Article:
[ Whether to Plant Large or Small Potato Cuttings ]
Source: Weekly Chronicle
Institution: Nova Scotia Archives | Source Origin: Nova Scotia Newspapers on Microfilm
Experiment to determine whether it is best to plant large
or small cuttings of potatoes; in a Letter from the
Rev. Mr. Cochran to the Secretary of the Agricultu-
ral Society for the County of Hants, dated Windsor,
February 12th, 1791.
IN the Nova-Scotia Magazine, I for December
1789, there appeared some extracts from an Essay
on Potatoes, published among the papers of the Bath
Agricultural Society, for 1788. In these a prodigi-
ous difference is noticed, between the produce from
large cuttings and that from small, in favour of large
ones, as nine to one.
That a considerable difference of produce might
escape the observation of mere practical farmers, who
seldom make comparative experiments, is readily to
be supposed, and that, therefore, it might still be a
disputed point amongst them, whether large or small
cuttings are most profitable, as the author who relates
those experiments asserts it is, and as we know it to
be here. But we can hardly suppose that any far-
mer, who should see one acre in his neighbour’s field
produce as much as nine in his own, would continue
inattentive to the advantage of using larger seed.
* The Society are of opinion, that it would be an improve-
ment upon Mr. Shaw’s method, to let the first washing of the
seed be with brine, or a strong pickle, instead of water, in order
the better to float the light grains and seeds of weeds.
† The Society observe, that salt and brine remaining in port,
Beef, or fish barrels, will answer the purpose of brining wheat,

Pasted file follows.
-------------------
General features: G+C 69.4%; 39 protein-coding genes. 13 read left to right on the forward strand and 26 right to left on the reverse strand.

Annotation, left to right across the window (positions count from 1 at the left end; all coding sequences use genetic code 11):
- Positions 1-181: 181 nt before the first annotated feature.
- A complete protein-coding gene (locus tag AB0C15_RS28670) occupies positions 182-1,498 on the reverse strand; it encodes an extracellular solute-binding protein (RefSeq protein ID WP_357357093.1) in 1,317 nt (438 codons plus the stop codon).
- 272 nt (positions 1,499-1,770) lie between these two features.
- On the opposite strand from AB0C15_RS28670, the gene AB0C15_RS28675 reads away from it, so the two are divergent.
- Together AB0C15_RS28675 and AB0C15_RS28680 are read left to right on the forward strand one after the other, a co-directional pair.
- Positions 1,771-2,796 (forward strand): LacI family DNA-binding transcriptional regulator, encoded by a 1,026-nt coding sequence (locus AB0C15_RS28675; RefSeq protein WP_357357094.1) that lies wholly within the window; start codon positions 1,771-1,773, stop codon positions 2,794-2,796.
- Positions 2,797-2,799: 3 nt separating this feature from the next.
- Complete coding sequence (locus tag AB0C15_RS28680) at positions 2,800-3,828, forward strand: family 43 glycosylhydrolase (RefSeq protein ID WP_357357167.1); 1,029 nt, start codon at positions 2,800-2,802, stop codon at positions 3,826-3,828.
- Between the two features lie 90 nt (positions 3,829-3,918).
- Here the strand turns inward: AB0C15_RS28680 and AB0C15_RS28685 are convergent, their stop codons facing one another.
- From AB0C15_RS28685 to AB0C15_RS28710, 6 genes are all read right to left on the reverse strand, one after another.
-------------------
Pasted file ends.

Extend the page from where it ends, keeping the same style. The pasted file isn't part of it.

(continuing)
As well as other [salt].
I Vol. 1. Page 454.
In the extracts, where this amazing disproportion
of produce is mentioned, it is not stated what pro-
portion the cuttings, used in the one and in the o-
ther case, bore to each other. Probably there was
a greater difference than between those which are
commonly used here. However if the loss by plant-
ing small cuttings should only be one half, or even
one fourth part of that mentioned above, still it
would be an object highly deserving the attention
of farmers. I thought, therefore, it might not be a
useless experiment, to try two or three different sizes
of cuttings, near to those usually planted in this
neighbourhood, and to mark the difference of pro-
duce, if any.
For this purpose, in the second week of June last,
I took an equal number of cuttings, of three differ-
ent sizes; the largest (No. 1.) were somewhat larger
than those usually planted here. The second size,
which I shall call No. 2. was less than one half of
No. 1. The third size (No. 3.) was about one
third of No. 2.*
I planted 100 hills with each size, four cuttings in
each hill. The land, manure, and cultivation as
nearly alike as I could make them.
From the first appearance of the plants a striking
different, in favour of the largest size, was observable.
Many of the hills from No. 1. had ten, twelve, or
fourteen stalks, strong and healthy. Those from
No. 2. much fewer and weaker. Those from
No. 3. in many instances had not more than four
stalks, and those small and feeble. The difference,
though still very perceptible, was not so great towards
the end of the summer, as at the beginning.
In the beginning of November they were all taken
up and the produce weighed
No. 1. Produced 280lbs.
No. 2. 2491/2
No. 3. 168
The medium weight of a bushel, upon several
trials, was found to be 61lb. Therefore the produce
of No. 1 was something above four bushels and a
half; and the difference between No. 1. and No. 3.
nearly two bushels. This is very considerable. If
an acre, planted with cuttings such as No. 1. would
produce 200 bushels by planting such as No. 3. the
farmer will lose 80 bushels. In four acres the loss
will be 320 bushels; in eight acres, which many far-
mers plant in a season, it will be 640 bushels!
I am informed, that some farmers in the province
plant only the eyes of their potatoes, and give the rest
to their cattle or hogs. With these the loss must be
I design to pursue the subject farther, and may
hereafter communicate the result to the Society.
Meanwhile, with the greatest respect for you and
I remain, Sir,
Your most obedient,
And most humble servant.
(To be continued.)
* The cuttings of each size were weighed, and the weight
noted at the time of planting, but the memorandum has been
mislaid. However, although I cannot recollect the absolute
weight, I am certain the proportion to each other was, very
nearly, as above.